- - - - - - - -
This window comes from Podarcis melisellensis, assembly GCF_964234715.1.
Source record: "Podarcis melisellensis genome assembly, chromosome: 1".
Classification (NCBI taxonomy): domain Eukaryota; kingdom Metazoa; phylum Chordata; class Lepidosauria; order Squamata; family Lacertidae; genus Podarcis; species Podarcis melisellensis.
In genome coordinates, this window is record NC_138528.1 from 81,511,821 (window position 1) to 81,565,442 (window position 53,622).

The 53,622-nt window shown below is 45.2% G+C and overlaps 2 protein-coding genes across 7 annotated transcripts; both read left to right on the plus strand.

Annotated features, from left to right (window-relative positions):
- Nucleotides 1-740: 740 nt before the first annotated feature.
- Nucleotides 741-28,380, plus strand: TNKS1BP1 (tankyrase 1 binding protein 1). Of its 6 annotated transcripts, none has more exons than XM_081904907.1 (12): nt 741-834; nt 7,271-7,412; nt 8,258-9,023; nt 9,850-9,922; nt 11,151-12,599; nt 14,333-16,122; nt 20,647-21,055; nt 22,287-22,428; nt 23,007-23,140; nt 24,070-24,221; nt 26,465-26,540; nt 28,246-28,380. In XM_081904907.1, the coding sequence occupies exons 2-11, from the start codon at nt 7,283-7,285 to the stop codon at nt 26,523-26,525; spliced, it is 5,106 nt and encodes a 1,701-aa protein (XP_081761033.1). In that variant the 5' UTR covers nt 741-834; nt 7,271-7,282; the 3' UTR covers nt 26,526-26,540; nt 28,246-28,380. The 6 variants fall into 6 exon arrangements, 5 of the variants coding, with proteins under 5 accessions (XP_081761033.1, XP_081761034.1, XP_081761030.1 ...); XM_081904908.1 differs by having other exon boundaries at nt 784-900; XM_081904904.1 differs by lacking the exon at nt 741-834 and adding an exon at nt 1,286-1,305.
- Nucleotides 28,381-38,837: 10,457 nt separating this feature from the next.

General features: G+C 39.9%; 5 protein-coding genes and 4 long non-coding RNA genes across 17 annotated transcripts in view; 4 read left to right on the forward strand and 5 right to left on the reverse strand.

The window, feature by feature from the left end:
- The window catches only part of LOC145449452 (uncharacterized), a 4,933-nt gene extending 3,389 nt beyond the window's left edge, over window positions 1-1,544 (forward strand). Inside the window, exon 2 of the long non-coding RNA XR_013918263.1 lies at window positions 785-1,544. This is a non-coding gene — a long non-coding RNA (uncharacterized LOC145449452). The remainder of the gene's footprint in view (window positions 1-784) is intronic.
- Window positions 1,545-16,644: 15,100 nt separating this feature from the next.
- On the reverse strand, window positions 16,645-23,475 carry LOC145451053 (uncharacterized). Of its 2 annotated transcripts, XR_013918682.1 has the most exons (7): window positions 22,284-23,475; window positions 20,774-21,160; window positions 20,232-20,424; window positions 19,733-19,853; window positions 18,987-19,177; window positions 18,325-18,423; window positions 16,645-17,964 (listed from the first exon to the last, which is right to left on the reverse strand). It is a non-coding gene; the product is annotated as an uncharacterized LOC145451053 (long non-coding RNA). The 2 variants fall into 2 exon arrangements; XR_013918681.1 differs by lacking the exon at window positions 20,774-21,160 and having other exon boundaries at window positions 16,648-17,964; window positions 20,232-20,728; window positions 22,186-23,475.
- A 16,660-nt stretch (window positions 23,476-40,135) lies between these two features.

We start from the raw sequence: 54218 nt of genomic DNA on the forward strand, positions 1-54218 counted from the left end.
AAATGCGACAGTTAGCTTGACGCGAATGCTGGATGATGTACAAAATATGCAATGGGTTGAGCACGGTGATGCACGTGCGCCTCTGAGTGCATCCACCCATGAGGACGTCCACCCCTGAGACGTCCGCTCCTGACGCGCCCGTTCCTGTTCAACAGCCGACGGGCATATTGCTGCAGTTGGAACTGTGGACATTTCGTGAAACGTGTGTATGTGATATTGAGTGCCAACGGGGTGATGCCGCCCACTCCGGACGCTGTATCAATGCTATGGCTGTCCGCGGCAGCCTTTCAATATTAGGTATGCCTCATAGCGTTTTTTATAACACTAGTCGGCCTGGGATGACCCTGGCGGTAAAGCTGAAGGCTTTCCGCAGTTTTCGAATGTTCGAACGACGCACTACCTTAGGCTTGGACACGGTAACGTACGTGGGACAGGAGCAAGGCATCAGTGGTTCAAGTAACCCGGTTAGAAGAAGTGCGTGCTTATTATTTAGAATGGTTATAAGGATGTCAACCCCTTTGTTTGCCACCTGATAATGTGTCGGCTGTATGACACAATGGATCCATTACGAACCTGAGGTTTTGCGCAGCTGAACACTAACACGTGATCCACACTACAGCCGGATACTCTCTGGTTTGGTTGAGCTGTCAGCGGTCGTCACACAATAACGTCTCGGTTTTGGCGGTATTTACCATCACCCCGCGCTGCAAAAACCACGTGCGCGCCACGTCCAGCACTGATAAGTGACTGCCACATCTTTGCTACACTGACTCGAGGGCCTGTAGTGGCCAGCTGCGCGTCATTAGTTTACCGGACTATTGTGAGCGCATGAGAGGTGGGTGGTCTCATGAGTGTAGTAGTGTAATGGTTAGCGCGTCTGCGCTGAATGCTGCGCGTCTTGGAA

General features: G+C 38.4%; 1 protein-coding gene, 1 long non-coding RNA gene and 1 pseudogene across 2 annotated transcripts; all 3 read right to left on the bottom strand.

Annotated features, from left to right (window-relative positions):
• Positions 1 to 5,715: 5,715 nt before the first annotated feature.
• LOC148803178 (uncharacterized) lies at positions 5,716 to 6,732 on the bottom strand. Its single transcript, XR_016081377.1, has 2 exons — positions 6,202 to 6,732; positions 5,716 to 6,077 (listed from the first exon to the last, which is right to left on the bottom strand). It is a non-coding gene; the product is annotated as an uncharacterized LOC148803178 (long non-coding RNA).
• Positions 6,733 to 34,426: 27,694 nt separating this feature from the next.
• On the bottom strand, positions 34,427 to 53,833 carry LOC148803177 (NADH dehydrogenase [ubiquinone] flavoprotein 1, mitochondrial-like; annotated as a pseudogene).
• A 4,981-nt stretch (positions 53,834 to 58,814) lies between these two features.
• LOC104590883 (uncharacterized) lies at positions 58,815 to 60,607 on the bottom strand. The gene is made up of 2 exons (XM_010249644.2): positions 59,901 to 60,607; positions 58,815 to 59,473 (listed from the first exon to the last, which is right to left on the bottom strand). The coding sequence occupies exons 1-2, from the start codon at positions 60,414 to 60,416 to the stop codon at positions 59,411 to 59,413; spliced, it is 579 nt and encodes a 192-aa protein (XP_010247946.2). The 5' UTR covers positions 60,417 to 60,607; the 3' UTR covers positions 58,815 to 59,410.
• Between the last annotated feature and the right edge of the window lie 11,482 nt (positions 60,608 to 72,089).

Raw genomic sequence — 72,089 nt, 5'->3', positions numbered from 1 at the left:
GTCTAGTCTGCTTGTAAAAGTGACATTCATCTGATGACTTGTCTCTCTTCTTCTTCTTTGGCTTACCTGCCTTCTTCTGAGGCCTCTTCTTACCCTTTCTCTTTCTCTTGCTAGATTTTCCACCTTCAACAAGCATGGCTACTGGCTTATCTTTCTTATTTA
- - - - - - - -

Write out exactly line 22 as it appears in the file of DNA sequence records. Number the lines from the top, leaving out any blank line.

• Positions 6,733 to 34,426: 27,694 nt separating this feature from the next.